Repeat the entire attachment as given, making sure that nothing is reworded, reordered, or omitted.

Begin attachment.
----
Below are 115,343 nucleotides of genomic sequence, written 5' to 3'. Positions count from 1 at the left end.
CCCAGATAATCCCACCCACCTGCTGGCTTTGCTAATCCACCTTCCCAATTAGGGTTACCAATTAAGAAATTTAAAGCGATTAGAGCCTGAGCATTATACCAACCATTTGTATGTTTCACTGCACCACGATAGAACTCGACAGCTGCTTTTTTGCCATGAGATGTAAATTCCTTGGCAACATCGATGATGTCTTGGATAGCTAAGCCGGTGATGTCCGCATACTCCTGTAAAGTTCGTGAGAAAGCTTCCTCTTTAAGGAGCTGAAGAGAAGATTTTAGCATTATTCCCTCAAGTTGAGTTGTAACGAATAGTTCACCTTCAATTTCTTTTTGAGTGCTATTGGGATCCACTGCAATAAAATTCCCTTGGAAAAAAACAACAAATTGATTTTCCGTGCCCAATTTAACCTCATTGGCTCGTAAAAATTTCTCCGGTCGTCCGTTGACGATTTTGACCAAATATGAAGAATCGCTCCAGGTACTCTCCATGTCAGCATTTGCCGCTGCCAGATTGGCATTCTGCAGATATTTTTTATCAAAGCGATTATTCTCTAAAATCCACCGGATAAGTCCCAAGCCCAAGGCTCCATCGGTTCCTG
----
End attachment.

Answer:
Below are 115,343 nucleotides of genomic sequence, written 5' to 3'. Positions count from 1 at the left end.
CCCAGATAATCCCACCCACCTGCTGGCTTTGCTAATCCACCTTCCCAATTAGGGTTACCAATTAAGAAATTTAAAGCGATTAGAGCCTGAGCATTATACCAACCATTTGTATGTTTCACTGCACCACGATAGAACTCGACAGCTGCTTTTTTGCCATGAGATGTAAATTCCTTGGCAACATCGATGATGTCTTGGATAGCTAAGCCGGTGATGTCCGCATACTCCTGTAAAGTTCGTGAGAAAGCTTCCTCTTTAAGGAGCTGAAGAGAAGATTTTAGCATTATTCCCTCAAGTTGAGTTGTAACGAATAGTTCACCTTCAATTTCTTTTTGAGTGCTATTGGGATCCACTGCAATAAAATTCCCTTGGAAAAAAACAACAAATTGATTTTCCGTGCCCAATTTAACCTCATTGGCTCGTAAAAATTTCTCCGGTCGTCCGTTGACGATTTTGACCAAATATGAAGAATCGCTCCAGGTACTCTCCATGTCAGCATTTGCCGCTGCCAGATTGGCATTCTGCAGATATTTTTTATCAAAGCGATTATTCTCTAAAATCCACCGGATAAGTCCCAAGCCCAAGGCTCCATCGGTTCCTG